New hospitals, more clinical staff and a focus on the health problems of the disadvantaged were among eight pledges Mr Dobson made, adding: "If we succeed, we will be able to come up with the sound bite 'Vote Labour, live longer'."
However, giving his first public speech as secretary of state, Mr Dobson made it clear that delivering on Labour's pledge to dismantle the internal market would take years rather than months, to allow experiments with alternative arrangements to be tried and evaluated.
Ending "two-tierism" and the other aspects of the internal market would require a "two-stage rocket" with some immediate measures - common hospital waiting lists for patients of all GPs, both fund-holders and non-fund- holders, is one possibility - while others would take longer.
"I am sure most people in the NHS would want us to get on with it quickly, but I am also sure they would like us to get it right," Mr Dobson said.
Speaking to the Royal College of Nursing's annual conference in Harrogate, Mr Dobson announced an end to the unpopular system of local pay under which staff in each NHS trust negotiated a local addition to the national pay award.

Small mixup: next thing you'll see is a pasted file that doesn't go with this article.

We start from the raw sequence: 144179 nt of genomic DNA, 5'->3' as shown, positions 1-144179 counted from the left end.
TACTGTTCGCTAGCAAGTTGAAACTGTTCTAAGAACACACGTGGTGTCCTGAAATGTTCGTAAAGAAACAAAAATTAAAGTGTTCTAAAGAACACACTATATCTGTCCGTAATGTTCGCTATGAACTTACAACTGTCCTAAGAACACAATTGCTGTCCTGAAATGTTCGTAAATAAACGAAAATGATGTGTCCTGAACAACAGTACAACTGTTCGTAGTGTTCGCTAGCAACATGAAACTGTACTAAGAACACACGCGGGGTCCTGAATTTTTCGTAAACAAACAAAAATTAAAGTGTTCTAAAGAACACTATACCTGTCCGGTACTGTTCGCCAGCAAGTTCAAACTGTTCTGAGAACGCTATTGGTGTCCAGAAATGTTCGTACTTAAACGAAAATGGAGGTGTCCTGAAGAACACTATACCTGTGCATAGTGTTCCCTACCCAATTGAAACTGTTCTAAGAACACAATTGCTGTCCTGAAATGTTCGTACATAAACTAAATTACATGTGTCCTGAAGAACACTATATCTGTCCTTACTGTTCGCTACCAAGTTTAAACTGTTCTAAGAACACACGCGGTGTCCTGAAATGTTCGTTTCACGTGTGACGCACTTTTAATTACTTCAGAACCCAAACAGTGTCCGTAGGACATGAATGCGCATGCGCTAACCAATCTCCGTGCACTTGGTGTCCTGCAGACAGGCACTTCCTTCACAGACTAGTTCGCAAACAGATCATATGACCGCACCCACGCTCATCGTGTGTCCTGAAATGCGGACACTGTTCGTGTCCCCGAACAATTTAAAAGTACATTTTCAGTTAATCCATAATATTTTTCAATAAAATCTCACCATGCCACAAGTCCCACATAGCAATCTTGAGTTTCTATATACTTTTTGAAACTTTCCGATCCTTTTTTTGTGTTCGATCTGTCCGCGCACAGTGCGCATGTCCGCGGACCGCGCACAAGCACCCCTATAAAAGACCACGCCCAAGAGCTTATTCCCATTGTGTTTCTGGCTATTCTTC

The system, introduced three years ago and intended to make trusts sensitive to local market forces, was suspended last year because of criticism that it was unfair and unwieldy.
Local pay had failed, Mr Dobson said. To applause, he added: "It has proved unpopular and divisive. It has dissipated goodwill and negotiations have consumed effort vastly disproportionate to the minuscule sums involved."
Renewing his warning that there would be no large pay increases, he said work would begin immediately on devising a new national pay system "with appropriate local flexibility". But he refused to spell out what this might mean. The RCN said supplements such as London weighting and those already paid in certain shortage specialties could be extended.
In a speech that was long on symbolism but short on strategy - and rapturously received by his 1,500-strong audience - Mr Dobson declared war on the "gross inequalities in health" associated with poverty, unemployment and homelessness, a personal commitment he is known to share with Sir Kenneth Calman, the Government's Chief Medical Officer.
Every government department would be charged with contributing to improving the nation's health, he said. The release of proceeds from council house sales to build new homes, proposals to get 250,000 young people off the dole and to introduce a national minimum wage were the first steps. "We are committed to a root and branch attack on the things that systematically make our people ill," he said.
Evoking the spirit of an Aneurin Bevan, the NHS's founder, he said that the health service was important not only for the care it provided but also for the principle of fairness it embodied.Reuse content